Revelation 11:11–19 (NKJV)

When the last passage concluded, the two witnesses were lying in the street dead, being made a public spectacle. In this passage, the story turns as the witnesses resurrect and the seventh trumpet sounds.

11 Now after the three-and-a-half days the breath of life from God entered them, and they stood on their feet, and great fear fell on those who saw them. 12 And they heard a loud voice from heaven saying to them, “Come up here.” And they ascended to heaven in a cloud, and their enemies saw them. 13 In the same hour there was a great earthquake, and a tenth of the city fell. In the earthquake seven thousand people were killed, and the rest were afraid and gave glory to the God of heaven.
14 The second woe is past. Behold, the third woe is coming quickly.

Revelation 11:11-14

When the two witnesses rose from the dead, a voice called them up from the earth and they ascended to heaven on a cloud for all to see. The earth reacted with an earthquake, and people were killed, bringing fear upon the rest of those in the city. They, in turn, gave glory to God. The writer then announces that the second woe had passed, and the third woe is coming quickly. Again, this account is not necessarily presented in chronological order, for the two witnesses do not necessarily appear during the second half of the Tribulation, and the beast has not yet been seen. His formal appearance does not occur until later. There is a three and one-half year reference, so they do appear sometime during the Tribulation, but the exact placement is uncertain. The length of their death, although significant based on the time Christ was in the tomb and concerning Jewish tradition concerning the body and spirit after death, also speaks to the length of the tribulation half-period, as if they could be dormant for the last half of the period, yet arise and speak to those born during the tribulation or those who may be born during the millennium. However, the message is clear concerning the worship and witness of Christ. This set of events surrounding the measuring of the temple and the two witnesses can definitely signify the preservation of worship and the preservation of the witness of God. These two institutions will not be denied by the rejection of the inhabitants of the earth, nor will they be silenced forever. The gospel will be preached, and the witness shall continue.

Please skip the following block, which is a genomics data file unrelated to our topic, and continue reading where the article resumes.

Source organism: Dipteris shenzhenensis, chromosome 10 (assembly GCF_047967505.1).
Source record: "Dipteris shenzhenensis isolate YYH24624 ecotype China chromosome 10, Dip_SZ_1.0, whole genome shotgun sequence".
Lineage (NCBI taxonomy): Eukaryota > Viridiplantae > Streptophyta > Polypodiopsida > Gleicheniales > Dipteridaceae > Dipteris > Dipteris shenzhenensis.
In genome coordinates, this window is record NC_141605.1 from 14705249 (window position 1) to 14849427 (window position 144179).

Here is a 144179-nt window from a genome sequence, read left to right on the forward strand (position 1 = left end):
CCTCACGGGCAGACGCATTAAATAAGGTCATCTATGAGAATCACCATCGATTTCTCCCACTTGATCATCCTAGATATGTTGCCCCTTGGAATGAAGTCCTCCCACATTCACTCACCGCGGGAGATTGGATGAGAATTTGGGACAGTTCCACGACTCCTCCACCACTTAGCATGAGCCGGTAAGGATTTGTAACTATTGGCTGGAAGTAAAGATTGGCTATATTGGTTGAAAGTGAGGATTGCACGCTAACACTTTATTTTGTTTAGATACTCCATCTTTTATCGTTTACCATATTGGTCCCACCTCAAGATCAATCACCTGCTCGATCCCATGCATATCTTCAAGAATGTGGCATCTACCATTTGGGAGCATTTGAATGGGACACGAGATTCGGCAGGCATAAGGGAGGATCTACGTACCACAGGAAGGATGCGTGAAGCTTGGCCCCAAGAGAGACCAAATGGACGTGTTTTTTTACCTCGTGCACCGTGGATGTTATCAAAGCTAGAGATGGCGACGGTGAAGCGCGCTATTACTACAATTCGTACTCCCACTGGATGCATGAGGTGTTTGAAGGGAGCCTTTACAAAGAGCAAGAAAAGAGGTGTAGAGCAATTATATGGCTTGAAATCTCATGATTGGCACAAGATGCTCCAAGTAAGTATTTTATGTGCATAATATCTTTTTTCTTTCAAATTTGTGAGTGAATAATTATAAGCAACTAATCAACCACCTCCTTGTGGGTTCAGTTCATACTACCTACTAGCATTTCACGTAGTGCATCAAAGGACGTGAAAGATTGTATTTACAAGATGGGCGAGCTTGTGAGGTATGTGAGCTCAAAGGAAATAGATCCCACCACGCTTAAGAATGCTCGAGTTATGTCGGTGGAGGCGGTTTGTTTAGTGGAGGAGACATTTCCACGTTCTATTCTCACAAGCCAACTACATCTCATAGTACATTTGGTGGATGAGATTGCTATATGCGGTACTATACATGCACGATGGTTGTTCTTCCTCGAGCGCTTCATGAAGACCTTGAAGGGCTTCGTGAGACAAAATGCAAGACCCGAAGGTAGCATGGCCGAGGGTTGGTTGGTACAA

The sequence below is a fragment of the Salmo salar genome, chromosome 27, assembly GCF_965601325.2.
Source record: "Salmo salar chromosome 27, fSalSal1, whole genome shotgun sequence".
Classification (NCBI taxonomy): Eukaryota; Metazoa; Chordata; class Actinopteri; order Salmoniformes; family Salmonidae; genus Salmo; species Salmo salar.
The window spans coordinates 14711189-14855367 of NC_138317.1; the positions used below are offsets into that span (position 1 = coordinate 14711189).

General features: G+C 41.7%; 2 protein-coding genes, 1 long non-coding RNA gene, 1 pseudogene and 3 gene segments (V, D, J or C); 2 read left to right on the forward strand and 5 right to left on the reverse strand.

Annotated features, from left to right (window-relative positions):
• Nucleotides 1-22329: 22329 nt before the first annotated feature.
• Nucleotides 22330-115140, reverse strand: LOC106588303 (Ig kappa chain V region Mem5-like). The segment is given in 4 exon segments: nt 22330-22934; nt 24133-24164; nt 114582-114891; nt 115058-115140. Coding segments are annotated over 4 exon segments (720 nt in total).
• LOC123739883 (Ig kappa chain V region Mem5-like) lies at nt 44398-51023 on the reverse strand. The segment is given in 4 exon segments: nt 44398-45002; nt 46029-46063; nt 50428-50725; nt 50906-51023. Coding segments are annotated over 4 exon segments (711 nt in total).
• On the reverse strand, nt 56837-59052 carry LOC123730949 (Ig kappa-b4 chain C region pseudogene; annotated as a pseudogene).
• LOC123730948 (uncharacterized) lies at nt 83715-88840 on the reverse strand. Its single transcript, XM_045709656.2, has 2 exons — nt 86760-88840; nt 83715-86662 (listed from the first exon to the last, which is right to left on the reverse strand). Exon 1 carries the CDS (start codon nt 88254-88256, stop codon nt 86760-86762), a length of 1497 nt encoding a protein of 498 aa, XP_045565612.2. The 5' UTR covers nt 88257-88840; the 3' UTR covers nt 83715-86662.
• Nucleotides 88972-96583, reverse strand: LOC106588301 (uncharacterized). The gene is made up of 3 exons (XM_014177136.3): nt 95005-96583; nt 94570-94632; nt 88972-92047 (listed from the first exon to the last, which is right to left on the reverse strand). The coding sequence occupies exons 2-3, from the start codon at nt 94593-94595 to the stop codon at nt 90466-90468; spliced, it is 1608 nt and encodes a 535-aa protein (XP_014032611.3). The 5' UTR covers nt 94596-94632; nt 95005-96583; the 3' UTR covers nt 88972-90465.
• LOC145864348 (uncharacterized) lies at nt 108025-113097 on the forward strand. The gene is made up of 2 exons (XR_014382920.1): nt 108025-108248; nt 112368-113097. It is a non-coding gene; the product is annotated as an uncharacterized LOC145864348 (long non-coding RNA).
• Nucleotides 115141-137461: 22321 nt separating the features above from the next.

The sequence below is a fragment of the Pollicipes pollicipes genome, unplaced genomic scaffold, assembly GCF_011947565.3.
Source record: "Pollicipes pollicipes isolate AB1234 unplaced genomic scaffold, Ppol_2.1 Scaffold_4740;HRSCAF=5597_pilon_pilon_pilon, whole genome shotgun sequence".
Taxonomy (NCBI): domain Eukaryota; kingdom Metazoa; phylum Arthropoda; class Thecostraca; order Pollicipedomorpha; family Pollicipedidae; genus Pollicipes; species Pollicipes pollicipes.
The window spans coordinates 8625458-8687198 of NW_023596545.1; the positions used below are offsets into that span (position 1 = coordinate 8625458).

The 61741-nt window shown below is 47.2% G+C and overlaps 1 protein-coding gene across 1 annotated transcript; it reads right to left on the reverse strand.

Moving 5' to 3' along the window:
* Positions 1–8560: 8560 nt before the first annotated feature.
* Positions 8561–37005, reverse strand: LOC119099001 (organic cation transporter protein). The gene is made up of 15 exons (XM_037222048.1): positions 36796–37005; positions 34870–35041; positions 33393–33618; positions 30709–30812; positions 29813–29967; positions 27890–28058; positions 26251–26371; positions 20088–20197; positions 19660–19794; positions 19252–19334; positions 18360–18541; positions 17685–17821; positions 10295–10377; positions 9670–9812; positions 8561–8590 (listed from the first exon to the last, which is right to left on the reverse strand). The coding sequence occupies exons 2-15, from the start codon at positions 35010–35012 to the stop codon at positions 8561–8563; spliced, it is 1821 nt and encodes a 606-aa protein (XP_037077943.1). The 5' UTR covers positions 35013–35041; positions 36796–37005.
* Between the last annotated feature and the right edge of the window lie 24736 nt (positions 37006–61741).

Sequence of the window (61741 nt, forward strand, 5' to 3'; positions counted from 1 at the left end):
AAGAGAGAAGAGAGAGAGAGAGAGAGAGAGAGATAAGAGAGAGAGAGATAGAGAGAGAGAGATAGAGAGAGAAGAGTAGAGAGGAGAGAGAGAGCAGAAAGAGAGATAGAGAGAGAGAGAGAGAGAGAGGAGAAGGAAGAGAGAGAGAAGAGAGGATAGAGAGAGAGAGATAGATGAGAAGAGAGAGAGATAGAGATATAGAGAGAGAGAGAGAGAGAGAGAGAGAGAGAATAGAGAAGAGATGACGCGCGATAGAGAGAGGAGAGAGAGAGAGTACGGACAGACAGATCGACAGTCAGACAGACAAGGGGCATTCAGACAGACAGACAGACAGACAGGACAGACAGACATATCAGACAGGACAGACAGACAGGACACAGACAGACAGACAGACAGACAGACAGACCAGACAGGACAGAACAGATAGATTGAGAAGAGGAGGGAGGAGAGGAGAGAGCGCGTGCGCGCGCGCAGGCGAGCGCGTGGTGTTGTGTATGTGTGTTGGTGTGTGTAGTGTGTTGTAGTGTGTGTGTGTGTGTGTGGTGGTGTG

15 Then the seventh angel sounded: And there were loud voices in heaven, saying, “The kingdoms of this world have become the kingdoms of our Lord and of His Christ, and He shall reign forever and ever!” 16 And the twenty-four elders who sat before God on their thrones fell on their faces and worshiped God, 17 saying:

“We give You thanks, O Lord God Almighty,
The One who is and who was and who is to come,
Because You have taken Your great power and reigned.
18 The nations were angry, and Your wrath has come,
And the time of the dead, that they should be judged,
And that You should reward Your servants the prophets and the saints,
And those who fear Your name, small and great,
And should destroy those who destroy the earth.”

19 Then the temple of God was opened in heaven, and the ark of His covenant was seen in His temple. And there were lightnings, noises, thunderings, an earthquake, and great hail.

Revelation 11:15-19

The abrupt turn from the account of the two witnesses to this sounding of the seventh seal marks a shift from a picture on earth of the church and/or temple of God to a sighting of the heavenly temple. The declaration that accompanies the sounding of the seventh trumpet signals the renewal of the power of God and the worship of God as supreme. The “kingdoms of this world have become the kingdoms of our Lord and of His Christ,” is as clear a message as one can receive. He shall reign forever and ever! The twenty-four elders fell on their faces and worshipped God with poetic words of adoration to their King. They thank the Lord for His might, recognize His eternal existence, and bow before Him as King. They recognize that the nations were angry with God, but God has prevailed, and His wrath has been poured out. It is time for the dead to be judged, and that the righteous servants be rewarded. Those who fear the Lord and His name, regardless of background or perceived political or military power (or lack thereof) will fight alongside the Lord against the earth and its unrighteous inhabitants.

It was then that the temple of God in heaven, perhaps in the midst of the New Jerusalem. This heavenly temple contains elements similar to those included in the earthly temple, including the ark of the covenant. This may have been the archetype of what was built for the earthly temple, but nevertheless much more spectacular, as it is divine and eternal. Some scholars speculate that what John actually saw was the throne in heaven, as it is the true mercy seat where God forgives sin and judges mankind. Upon seeing such a glorious sight, John then hears noises, like thunder and lightning, an earthquake, and hail. Whether these are happening on earth or in heaven is uncertain. However, most understand these atmospheric phenomena are often metaphors for the voice of God. Therefore, what John heard could have been representative of the voice of God, sounding thunderously throughout the heavens. Whatever they were, they induced further awe for the vision of the temple in heaven and for what would happen next. It is as if God were sounding the seventh trumpet to announce the rehearsal of the salvific history of the earth in microcosm.

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